President Obama returns to Washington Friday night ahead of what will be a crucial–and possibly final–week for the administration to convince a divided Congress to approve a military strike on the Syrian regime of President Bashar al-Assad.
As Obama returns from several days abroad, he has gained few new global supporters, nor significant numbers in Congress, making the next few days all the more crucial for his team.
Just a week ago, the president stood in the White House Rose Garden and surprised many by saying instead of ordering the military action, he would ask Congress to vote on and approve the limited strike against Assad for his alleged use of chemical weapons against his own people. The White House dispatched a draft resolution for force to Congress the same day and administration officials stepped briefings with congressional leaders over the long Labor Day weekend.
Top Cabinet members–Secretary of State John Kerry and Defense Secretary Chuck Hagel–pushed Obama’s agenda while testifying in front of both the Senate Foreign Relations Committee and the House Foreign Affairs Committee this week, but they were met with opposition from lawmakers on both sides of the aisle demanding to know how a strike on Syria serves U.S. interests and what the endgame of any intervention would be.
The full, Democratic-controlled Senate could vote on the resolution approved by the Foreign Relations Committee (in a 10-7 vote) as early as next week–but more than half–52–are undecided, according to a Washington Post tally. But the House has not even marked up a resolution, and it could be the week of Sept. 16 before the lower chamber of Congress begins to debate.
The president’s team knows the pressure’s on. He’s cancelled his Monday and Tuesday trip to Los Angeles to stay in Washington to lobby lawmakers, and will make another public pitch to the American people in remarks from the White House this coming Tuesday.
“I will make the best case that I can,” Obama said from St. Petersburg, adding it was “conceivable” that he wouldn’t be successful in persuading a majority of Americans.
The president acknowledged the choice to intervene would be difficult, especially after the U.S.-led wars in Iraq and Afghanistan.
“I was elected to end wars, not start them. I’ve spent the last four and half years trying to reduce our reliance on military,” he said. “We have to make hard choices if we’re going to stand up for things we believe in, and I think this is one of those times.”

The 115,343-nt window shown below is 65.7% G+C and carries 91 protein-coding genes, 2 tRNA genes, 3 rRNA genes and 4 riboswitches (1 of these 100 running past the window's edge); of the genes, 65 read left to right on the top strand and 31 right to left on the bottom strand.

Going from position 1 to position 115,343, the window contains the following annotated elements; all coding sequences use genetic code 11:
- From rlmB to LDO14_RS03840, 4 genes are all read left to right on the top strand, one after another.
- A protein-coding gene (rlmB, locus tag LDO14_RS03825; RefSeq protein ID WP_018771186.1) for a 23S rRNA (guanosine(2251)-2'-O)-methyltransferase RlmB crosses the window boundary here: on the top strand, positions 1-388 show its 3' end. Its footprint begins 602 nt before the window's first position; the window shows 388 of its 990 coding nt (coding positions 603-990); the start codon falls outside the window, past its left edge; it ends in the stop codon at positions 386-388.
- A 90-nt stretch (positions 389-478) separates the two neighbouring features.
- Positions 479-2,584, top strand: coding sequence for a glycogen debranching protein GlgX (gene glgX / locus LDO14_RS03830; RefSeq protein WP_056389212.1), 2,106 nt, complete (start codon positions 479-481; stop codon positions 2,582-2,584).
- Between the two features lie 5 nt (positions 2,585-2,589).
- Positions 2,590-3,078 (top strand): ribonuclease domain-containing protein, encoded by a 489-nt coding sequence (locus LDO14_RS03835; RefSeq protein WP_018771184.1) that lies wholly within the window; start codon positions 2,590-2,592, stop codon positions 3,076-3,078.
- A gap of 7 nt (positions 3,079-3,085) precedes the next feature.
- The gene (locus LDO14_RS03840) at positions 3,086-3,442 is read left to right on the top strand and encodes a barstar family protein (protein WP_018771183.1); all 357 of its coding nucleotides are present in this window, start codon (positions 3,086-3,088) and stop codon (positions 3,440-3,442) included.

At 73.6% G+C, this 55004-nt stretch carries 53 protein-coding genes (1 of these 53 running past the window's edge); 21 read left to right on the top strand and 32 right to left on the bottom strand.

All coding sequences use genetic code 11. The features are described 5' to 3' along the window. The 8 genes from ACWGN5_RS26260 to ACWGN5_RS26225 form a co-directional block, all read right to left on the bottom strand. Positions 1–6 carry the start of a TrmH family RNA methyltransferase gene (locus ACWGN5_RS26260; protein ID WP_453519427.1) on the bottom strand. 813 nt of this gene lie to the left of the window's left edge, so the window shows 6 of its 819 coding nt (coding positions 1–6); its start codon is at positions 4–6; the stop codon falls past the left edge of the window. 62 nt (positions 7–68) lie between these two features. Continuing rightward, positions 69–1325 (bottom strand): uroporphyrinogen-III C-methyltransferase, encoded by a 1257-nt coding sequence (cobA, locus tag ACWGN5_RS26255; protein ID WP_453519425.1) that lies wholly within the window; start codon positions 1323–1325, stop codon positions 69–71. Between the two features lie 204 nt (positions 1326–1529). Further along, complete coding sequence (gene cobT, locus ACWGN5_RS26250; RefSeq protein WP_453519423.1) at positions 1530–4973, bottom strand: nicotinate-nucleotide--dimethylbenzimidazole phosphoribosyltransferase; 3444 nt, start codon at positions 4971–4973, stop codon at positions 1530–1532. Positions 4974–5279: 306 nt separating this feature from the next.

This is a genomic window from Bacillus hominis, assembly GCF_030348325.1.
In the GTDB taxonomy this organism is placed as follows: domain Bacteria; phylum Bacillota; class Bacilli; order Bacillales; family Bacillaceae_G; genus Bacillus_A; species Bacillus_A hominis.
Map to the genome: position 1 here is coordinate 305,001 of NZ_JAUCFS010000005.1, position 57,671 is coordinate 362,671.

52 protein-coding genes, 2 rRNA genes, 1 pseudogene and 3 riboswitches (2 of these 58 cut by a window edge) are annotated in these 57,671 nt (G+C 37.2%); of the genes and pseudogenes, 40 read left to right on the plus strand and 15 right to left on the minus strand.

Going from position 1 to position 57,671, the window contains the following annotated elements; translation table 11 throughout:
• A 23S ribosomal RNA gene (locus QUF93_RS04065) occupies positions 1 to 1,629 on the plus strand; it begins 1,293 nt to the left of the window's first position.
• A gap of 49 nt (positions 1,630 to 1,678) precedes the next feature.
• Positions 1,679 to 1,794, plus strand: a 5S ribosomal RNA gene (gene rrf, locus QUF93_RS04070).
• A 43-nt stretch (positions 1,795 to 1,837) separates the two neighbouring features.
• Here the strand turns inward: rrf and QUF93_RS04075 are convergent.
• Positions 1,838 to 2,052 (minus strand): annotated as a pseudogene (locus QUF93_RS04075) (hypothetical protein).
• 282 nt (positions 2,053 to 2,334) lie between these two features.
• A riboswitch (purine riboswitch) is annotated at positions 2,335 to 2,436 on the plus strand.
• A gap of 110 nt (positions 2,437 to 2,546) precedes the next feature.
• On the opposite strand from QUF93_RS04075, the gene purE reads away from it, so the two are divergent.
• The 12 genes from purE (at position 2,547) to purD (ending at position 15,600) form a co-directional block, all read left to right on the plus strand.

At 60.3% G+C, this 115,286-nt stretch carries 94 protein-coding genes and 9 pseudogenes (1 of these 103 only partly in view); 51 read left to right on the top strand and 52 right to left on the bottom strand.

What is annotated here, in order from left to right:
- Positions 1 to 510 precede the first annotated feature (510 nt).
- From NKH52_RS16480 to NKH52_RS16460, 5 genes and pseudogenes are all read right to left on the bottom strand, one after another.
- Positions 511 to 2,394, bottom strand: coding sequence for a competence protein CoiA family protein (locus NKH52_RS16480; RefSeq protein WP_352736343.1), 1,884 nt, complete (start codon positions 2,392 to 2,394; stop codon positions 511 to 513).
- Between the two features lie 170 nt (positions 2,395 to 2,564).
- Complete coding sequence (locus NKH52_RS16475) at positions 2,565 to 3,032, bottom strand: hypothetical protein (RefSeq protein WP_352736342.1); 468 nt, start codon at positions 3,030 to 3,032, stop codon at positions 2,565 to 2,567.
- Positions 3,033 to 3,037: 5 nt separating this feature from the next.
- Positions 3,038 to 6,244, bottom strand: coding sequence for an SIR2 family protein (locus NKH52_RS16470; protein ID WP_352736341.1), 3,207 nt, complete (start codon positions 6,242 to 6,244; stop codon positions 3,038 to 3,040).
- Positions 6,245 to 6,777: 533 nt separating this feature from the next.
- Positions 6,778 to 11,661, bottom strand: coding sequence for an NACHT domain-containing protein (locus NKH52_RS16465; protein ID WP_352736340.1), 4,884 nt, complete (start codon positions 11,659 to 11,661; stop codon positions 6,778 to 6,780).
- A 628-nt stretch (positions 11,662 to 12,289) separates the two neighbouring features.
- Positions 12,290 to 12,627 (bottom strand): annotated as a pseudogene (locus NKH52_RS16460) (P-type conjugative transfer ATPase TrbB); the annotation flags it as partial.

Obama said it would be a “heavy lift” to convince Congress given some lawmakers’ concern that a U.S. strike could embolden Assad to use chemical weapons again.
“Is it possible Assad doubles down in the face of our action and uses chemical weapons more widely? I suppose anything is possible,” the president said. “But it wouldn’t be wise.”
Opposition seems to be growing in the House as well. A resolution would fail if 217 of 433 lawmakers vote against it. According to the Post, 102 are against military action and 106 congressmen are leaning no. Meanwhile, just 24 are in favor of military action, and a substantial 155 remain undecided.
House Speaker John Boehner and House Minority Leader Nancy Pelosi are backing the president, but Democrat Pelosi recently admitted to Time that she doesn’t know if she can get a majority of her caucus to back Obama.
Senate Majority Leader Harry Reid told reporters on Friday that getting the filibuster-proof 60 votes for a resolution to strike Syria is a “work in progress,” but optimistically added, “I think we’re going to get 60 votes.”
Of course, even if both chambers of Congress approve a resolution, they’d have to agree on a single, joint compromise to move forward. That could delay the timeframe even further.
The stakes are big for Obama. If the president fails to make good on his desire for military action, his second term agenda on a diverse list of issues–immigration, passing a budget, Obamacare, climate change, and gun control–could be in peril. Embarrassed on Syria, he may have trouble using the bully pulpit to pressure lawmakers on other pressing issues.
Obama doesn’t necessarily need authorization from Congress to act. But politically, it could be a very unwise move, as polls show Americans remain skeptical of any military escalation. And now that Obama has asked for permission, if Congress shoots him down, it would be awkward politically for him to override them.
The president, while in Russia for the G-20 summit, refused to say if he’d order the strikes without the green light from Congress.
“It would be a mistake for me to jump the gun and speculate,” he said.